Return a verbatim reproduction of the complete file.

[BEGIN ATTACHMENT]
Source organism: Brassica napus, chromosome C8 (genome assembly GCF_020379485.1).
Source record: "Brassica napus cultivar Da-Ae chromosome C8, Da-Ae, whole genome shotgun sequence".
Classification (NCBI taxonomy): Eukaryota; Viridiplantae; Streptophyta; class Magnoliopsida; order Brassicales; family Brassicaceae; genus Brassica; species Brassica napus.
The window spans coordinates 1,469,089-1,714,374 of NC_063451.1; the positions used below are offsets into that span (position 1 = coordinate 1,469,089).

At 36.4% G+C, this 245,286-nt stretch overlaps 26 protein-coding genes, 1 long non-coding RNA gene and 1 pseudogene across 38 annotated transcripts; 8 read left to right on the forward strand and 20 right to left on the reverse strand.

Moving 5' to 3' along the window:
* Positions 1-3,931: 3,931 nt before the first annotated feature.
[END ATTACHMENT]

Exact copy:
Source organism: Brassica napus, chromosome C8 (genome assembly GCF_020379485.1).
Source record: "Brassica napus cultivar Da-Ae chromosome C8, Da-Ae, whole genome shotgun sequence".
Classification (NCBI taxonomy): Eukaryota; Viridiplantae; Streptophyta; class Magnoliopsida; order Brassicales; family Brassicaceae; genus Brassica; species Brassica napus.
The window spans coordinates 1,469,089-1,714,374 of NC_063451.1; the positions used below are offsets into that span (position 1 = coordinate 1,469,089).

At 36.4% G+C, this 245,286-nt stretch overlaps 26 protein-coding genes, 1 long non-coding RNA gene and 1 pseudogene across 38 annotated transcripts; 8 read left to right on the forward strand and 20 right to left on the reverse strand.

Moving 5' to 3' along the window:
* Positions 1-3,931: 3,931 nt before the first annotated feature.